Wildlife Watching Sites in
on the map markers or the names in the list below to learn about
Pratt Sandhills Wildlife Area, a unique sand prairie habitat, is probably best known as the easternmost range of lesser prairie chickens in Kansas. The best time to view the birds is from late March through early May when they gather early in the morning on their booming grounds, or leks, to display. These areas may change from year to year. Drive out before sunrise, shut off the engine, and listen carefully! The area also has a large population of kangaroo rats and predators that depend on them. Watch for badgers, coyotes, and Swainson's hawks. Wild turkeys, black-billed magpies, loggerhead shrikes, and Mississippi kites may also be found. Reptiles include prairie lizards and six-lined racemnners.The sandy roads leading into this area may be impassable at certain times of the year. During dry weather the sand may be so deep that typical automobiles drag and get stuck. At the Texas Lake Wildlife Area, several small lakes and marshy sloughs attract waterfowl, shorebirds, and other wetland species.
No developed trails.
Directions: From Cullison (90 miles west of Wichita), go 4.4 miles west on U.S. 54 to the sign for Texas Lake directing visitors 2.5 miles north. To reach Pratt Sandhills Wildlife Area from Texas Lake Wildlife Area, travel 1 mile west of Texas Lake and 6.5 miles north. For a Google Map of this site, click here. Ownership: The entity responsible for management of these areas is the Kansas Department of Wildlife, Parks & Tourism. Contact them at (620) 227-8609 if you have specific questions about use or management of the sites.
You may download the KDWPT brochures on Texas Lake and the Pratt Sandhills Wildlife Area
from their web site.
This 19-mile drive connects the towns of Syracuse and Coolidge, just 2 miles from the Colorado state line. The road runs along the south side of the Arkansas River. To the south lie rolling sand dunes covered with sagebrush, yucca, and grasses. The most visible species of wildlife along the drive is the colorful black-billed magpie. At times, 20 or more can be seen foraging together or flying in loose flocks. Look for their large stick nests, often 3 feet in diameter. Along the river road, visitors encounter large, picturesque stands of stately cottonwoods that provide nesting cavities for red-headed woodpeckers, northern flickers, and American kestrels. The wooded river bottoms also provide good habitat for mule deer, white-tailed deer, wild turkeys, and coyotes. This is one of the few places in the state where porcupines occur. Watch for them feeding in the cottonwood trees-from a distance a porcupine looks very much like a squirrel nest. The sand dunes support lesser prairie chickens and scaled quail. While in the region, visit Hamilton Wildlife Area. The dry lake bed is a stark reminder of a dwindling water supply. A spring at the north end of the area has several dams constructed by land-locked beaver. The many rodent holes on the edges of the sandy roads are created by Ord's kangaroo rats and thirteen-lined ground squirrels. Their presence explains the coyote tracks in the sand!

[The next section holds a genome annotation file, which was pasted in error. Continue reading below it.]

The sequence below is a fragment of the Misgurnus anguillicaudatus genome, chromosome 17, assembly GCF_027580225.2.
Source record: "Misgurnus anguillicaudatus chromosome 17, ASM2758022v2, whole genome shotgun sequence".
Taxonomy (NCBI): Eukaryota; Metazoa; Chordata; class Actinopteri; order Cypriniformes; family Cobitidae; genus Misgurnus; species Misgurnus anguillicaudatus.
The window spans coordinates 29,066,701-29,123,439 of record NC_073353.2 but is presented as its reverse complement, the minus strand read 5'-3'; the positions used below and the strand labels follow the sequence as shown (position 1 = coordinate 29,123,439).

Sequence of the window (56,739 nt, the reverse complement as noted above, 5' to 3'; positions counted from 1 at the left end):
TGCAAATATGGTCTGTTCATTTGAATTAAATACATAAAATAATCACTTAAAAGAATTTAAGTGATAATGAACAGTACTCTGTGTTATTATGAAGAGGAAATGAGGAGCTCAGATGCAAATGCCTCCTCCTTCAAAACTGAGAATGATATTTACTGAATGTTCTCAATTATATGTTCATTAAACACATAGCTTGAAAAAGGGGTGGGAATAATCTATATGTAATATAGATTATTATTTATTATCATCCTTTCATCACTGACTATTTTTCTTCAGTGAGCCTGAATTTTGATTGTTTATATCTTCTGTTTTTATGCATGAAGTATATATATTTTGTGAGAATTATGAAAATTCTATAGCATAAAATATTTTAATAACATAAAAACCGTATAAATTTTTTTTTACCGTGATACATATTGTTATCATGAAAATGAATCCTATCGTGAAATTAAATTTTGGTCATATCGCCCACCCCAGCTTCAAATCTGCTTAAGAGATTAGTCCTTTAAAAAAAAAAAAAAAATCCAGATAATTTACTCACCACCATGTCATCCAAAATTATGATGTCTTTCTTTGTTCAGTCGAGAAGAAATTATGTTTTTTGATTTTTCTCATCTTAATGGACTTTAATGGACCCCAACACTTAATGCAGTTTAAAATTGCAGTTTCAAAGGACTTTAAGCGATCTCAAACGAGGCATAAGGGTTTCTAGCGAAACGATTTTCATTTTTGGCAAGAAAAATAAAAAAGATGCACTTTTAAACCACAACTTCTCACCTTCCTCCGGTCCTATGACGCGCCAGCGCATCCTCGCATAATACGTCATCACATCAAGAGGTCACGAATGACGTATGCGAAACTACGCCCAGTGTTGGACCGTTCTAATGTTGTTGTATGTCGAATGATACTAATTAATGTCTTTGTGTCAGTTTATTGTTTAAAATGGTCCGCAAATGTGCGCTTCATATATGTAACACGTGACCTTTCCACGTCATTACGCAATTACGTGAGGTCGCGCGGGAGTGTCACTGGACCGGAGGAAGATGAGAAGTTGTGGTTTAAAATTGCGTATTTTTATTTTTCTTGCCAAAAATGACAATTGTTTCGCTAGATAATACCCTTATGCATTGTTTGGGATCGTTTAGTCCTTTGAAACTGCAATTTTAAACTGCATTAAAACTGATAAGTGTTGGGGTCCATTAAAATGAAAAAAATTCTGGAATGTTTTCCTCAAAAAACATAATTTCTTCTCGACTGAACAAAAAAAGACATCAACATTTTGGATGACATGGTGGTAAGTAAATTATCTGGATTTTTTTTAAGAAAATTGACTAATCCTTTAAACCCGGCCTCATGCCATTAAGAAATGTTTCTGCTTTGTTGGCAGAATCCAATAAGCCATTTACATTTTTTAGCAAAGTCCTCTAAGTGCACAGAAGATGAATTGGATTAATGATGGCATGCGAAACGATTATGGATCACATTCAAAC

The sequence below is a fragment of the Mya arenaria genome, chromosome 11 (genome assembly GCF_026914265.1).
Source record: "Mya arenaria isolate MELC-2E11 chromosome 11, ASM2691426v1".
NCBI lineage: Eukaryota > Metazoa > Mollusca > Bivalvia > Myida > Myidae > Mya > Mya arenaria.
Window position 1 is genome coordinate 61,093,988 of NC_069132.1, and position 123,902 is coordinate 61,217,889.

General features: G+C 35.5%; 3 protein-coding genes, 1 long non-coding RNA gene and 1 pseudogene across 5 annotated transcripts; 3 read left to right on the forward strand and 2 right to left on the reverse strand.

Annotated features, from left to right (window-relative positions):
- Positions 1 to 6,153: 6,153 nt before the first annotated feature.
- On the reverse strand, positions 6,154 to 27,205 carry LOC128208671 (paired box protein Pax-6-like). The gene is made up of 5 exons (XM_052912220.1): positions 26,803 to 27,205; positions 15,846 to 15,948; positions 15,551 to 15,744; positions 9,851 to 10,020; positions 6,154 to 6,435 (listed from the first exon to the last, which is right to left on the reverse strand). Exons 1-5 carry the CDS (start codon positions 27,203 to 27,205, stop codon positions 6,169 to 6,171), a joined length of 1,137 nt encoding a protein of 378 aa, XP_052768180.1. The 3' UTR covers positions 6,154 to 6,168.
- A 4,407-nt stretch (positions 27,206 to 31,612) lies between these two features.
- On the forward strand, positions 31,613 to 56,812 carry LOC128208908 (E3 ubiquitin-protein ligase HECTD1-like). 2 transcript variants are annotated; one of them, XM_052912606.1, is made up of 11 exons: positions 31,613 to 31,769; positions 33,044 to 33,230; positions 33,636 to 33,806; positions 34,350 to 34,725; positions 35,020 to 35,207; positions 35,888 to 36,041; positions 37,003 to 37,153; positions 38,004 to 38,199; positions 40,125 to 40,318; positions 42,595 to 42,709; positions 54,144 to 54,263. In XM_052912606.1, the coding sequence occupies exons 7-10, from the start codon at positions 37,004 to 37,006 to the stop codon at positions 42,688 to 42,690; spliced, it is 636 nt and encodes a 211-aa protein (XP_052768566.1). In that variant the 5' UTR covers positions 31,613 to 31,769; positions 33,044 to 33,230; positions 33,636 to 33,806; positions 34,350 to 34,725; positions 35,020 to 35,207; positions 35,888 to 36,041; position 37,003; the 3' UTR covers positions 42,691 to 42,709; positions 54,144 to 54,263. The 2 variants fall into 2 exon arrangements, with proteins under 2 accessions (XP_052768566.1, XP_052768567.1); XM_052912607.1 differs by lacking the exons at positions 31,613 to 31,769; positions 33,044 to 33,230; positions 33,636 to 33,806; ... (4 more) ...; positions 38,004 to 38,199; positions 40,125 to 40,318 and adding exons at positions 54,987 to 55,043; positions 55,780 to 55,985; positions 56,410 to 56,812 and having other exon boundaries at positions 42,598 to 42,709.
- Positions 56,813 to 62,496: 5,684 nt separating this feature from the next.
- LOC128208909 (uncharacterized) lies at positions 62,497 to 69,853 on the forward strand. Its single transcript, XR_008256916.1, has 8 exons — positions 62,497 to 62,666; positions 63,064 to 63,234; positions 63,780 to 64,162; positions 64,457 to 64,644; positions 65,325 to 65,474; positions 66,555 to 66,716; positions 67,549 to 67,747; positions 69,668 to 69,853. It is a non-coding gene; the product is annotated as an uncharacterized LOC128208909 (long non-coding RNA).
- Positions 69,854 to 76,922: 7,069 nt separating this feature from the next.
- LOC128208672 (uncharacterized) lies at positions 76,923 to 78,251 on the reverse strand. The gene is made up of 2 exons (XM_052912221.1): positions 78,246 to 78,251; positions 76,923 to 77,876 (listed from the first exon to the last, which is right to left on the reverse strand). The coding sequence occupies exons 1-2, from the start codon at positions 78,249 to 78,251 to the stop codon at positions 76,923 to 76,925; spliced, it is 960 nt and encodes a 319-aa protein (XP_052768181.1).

No developed trails.
From Syracuse the river road is located 1.4 miles south of U.S.
50 on K-27. Follow the
river road west 17.6 miles to the town of Coolidge.
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